Saturday, February 28, 2015

Building a Home/Lab VMWare ESXi System

Summary

In this post I'm going discuss a recent lab hardware build.  I needed to upgrade my existing VMWare ESXi system.  The goals I had for this upgrade:
  • Relatively cheap hardware
  • Decent performance; it's just going to be a lab box
  • Smaller footprint than previous box
  • Quieter and more energy efficient than previous box
  • And more importantly - caveman-simple deployment.  I had zero interest in troubleshooting an ESXi install on non-compatible or barely compatible hardware.

Implementation

I did the typical Google research project to find hardware combos that others had got working with ESXi.  I focused on ESXi 5.5 Update 2 as that's the current release.  After the research, I decided to go with a SuperMicro bare-bones server.  

These type of systems are relatively complete.  The motherboard w/CPU and power supply are already installed (and fit) the chassis.  You provide the RAM and hard drive.  That motherboard 'fit'ting part is a legitimate concern in these little 1U, half-depth rackmount systems.  I'm all about building boxes from scratch, but I didn't want to deal with figuring out what motherboard would fit what chassis.  In general, this server checked all my requirements boxes:
  • Roughly $500 on the street, before RAM and hard drive.
  • 8-core/2.4 GHz Intel Atom processor.  The motherboard will accept up to 64 GB of RAM.
  • Tiny little rackmount box.  1U and only 9.8" deep.  Fits nicely in a small rack.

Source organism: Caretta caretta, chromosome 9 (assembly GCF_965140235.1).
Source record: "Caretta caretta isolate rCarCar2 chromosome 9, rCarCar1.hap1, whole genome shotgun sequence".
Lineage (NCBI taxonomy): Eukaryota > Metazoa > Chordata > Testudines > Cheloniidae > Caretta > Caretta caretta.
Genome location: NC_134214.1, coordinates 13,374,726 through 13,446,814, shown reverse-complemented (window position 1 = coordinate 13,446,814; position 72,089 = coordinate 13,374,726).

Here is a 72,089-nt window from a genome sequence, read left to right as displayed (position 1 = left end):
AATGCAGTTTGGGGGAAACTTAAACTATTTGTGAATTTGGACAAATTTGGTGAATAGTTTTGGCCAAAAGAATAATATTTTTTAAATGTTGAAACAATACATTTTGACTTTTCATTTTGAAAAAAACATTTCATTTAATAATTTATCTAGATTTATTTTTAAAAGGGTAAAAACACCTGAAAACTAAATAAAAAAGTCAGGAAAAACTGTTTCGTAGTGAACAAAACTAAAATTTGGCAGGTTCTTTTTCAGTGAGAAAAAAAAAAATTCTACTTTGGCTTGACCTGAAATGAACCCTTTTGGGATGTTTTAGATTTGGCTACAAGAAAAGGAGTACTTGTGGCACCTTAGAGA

• Low noise.  I can't hear it above the router that's in the same rack.
  • Low power.  That Intel C2758 Atom processor is quite efficient, only 20 watts.
  • Caveman factor - others have had luck with getting ESXi up on this box.

Picture below of the actual server after I took it out of the packaging:



Below is what a "bare-bones" system looks like on the inside.  As mentioned, everything but the RAM and hard drive is supplied.



For RAM, I decided on some fairly cheap Kingston SODIMM's that I'd seen others say work in this SuperMicro box.  I went with 32 GB of RAM (4 x 8 GB).  SODIMM picture below:


For a hard drive, I went the SSD route for performance.  I bought a Samsung 120 GB model.  120 GB is way overkill for me as I keep all my VM images on a NAS, but that size seems to be still the sweet spot as far as price on these drives.    One annoying thing with SuperMicro box - they don't include the mounting bracket for a drive.  You have to go buy that separately.  Only ~$7, but still an unnecessary pain in my book.  Below is a picture of that Samsung SSD mounted in the bracket.


Picture below of the bracket w/drive mounted in the SuperMicro chassis.


ESXi Installation

I don't have any stories of technical heroics employed to get ESXi installed on this box.  It just worked. 

I pulled down ESXi 5.5 Update 2 from VMWare's site and made a bootable thumb drive with UNetbootin.  There are multiple sites out there describing how to use that utility to make bootable ESXi images.  Simple.

Bill of Materials

Here's a consolidated list of the parts I used to build this box:




























3 comments:

  1. What's your take on the Atom for an ESX host like this? Is it enough to run any VM's?

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    Replies
    1. Runs lab/low-intensity VM's just fine. The Atom is obviously not acceptable for CPU-intense tasks, such as video editing.

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  2. I run about 6 of these little guys as remote office network appliances. They run domain controllers, radius servers, dhcp, dns, ntp, mysql, squid and snort with ease. They are pretty powerful for 20 watts, and the IPMI is great because I can reinstall the OS on a physical server that is in taiwan or shanghai over the network.

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